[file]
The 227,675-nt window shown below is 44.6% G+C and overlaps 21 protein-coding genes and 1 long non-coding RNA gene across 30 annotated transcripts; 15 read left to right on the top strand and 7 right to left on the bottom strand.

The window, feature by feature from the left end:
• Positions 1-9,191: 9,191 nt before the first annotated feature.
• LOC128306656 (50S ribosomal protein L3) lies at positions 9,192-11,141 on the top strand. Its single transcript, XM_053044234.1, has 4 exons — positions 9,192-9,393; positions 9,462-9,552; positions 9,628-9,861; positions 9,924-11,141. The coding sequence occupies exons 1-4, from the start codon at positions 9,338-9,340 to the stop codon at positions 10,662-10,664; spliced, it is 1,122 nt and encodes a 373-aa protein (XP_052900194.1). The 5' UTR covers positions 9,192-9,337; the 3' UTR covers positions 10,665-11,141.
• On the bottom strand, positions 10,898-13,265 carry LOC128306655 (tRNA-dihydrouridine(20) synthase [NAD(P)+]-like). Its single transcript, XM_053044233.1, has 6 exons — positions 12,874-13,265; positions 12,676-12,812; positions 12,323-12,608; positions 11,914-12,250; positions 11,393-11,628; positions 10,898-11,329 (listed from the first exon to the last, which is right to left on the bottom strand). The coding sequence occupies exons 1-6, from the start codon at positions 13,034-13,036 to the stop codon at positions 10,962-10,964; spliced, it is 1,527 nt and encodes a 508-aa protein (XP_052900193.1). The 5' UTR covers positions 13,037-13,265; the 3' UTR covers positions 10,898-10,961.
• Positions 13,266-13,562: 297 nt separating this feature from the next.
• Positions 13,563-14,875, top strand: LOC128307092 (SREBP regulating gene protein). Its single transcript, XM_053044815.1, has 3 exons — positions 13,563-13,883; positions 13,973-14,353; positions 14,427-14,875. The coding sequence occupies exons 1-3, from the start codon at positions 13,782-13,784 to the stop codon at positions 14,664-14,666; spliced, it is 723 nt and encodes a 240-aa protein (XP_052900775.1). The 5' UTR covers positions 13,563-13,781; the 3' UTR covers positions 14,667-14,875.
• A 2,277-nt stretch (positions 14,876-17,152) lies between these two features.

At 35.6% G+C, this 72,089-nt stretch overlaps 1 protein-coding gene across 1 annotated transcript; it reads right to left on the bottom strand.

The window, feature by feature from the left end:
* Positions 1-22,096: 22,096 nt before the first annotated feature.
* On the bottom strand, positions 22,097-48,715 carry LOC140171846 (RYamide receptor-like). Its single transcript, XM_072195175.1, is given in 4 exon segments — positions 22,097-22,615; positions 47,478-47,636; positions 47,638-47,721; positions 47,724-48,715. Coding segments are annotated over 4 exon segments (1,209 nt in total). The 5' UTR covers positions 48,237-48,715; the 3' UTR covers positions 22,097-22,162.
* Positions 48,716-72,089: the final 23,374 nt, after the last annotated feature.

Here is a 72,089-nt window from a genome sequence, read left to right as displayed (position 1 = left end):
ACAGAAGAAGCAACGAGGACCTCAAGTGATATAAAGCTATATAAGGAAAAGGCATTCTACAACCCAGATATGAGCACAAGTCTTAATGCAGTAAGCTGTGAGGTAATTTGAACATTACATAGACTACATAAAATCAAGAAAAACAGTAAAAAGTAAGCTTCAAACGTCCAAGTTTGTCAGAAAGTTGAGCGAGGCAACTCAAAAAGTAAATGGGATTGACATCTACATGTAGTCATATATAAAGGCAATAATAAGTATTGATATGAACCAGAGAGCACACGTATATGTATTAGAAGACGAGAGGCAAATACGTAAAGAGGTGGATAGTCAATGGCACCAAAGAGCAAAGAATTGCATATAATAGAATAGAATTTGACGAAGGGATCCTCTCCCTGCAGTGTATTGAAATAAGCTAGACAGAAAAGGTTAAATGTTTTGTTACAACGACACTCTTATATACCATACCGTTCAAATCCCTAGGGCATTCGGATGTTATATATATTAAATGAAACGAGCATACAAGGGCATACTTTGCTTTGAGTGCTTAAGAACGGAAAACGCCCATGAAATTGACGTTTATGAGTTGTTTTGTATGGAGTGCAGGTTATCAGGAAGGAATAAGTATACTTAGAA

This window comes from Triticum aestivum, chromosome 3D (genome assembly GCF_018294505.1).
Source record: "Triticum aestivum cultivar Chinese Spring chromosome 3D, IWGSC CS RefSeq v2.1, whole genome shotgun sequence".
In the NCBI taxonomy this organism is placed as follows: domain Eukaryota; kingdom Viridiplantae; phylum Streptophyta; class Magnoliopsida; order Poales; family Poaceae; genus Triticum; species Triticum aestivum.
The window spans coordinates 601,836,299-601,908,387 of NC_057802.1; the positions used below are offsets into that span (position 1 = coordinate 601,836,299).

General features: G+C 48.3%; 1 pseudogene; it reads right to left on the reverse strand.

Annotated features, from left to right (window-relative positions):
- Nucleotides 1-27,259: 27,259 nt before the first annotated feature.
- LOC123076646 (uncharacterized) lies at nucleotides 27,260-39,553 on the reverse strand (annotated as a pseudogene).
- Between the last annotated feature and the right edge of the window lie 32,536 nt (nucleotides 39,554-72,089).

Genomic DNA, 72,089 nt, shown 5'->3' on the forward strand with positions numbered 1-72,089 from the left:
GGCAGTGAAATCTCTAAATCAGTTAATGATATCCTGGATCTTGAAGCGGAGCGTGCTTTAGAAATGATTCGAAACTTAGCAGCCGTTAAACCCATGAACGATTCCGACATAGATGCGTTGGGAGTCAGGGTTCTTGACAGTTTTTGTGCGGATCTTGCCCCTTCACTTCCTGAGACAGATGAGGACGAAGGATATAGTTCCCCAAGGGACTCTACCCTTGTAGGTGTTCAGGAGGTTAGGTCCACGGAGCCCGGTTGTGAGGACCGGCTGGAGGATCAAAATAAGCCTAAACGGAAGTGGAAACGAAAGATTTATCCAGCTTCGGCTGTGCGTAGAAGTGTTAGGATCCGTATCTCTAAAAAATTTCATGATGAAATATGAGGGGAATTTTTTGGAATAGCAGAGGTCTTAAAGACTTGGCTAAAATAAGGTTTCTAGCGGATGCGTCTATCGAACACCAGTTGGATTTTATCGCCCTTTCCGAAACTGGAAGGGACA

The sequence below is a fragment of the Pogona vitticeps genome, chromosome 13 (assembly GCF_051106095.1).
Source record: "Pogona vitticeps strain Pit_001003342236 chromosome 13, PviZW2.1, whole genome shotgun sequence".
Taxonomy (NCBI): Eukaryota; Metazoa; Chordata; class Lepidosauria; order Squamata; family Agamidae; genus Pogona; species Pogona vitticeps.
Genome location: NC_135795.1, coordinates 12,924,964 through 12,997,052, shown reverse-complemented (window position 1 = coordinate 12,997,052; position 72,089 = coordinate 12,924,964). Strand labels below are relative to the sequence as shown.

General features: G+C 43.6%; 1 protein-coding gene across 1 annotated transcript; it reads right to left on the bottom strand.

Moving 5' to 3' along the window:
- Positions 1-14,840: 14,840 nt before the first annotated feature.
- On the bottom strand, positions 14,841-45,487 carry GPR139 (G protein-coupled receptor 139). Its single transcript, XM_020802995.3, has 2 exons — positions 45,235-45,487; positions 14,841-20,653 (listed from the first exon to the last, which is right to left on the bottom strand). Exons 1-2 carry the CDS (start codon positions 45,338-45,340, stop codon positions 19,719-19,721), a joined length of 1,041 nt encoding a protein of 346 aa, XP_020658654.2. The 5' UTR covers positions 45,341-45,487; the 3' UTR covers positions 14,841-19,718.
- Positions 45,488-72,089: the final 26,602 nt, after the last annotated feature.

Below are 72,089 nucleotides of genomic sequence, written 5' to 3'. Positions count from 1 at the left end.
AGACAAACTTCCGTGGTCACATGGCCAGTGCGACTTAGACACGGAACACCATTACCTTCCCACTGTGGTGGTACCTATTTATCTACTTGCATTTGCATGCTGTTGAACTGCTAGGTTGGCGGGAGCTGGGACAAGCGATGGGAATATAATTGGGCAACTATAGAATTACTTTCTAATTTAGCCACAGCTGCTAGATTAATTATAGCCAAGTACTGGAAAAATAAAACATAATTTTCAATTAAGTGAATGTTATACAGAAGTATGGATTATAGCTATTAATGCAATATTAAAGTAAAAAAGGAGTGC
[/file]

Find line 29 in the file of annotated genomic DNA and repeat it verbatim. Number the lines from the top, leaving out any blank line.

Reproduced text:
Taxonomy (NCBI): Eukaryota; Metazoa; Chordata; class Lepidosauria; order Squamata; family Agamidae; genus Pogona; species Pogona vitticeps.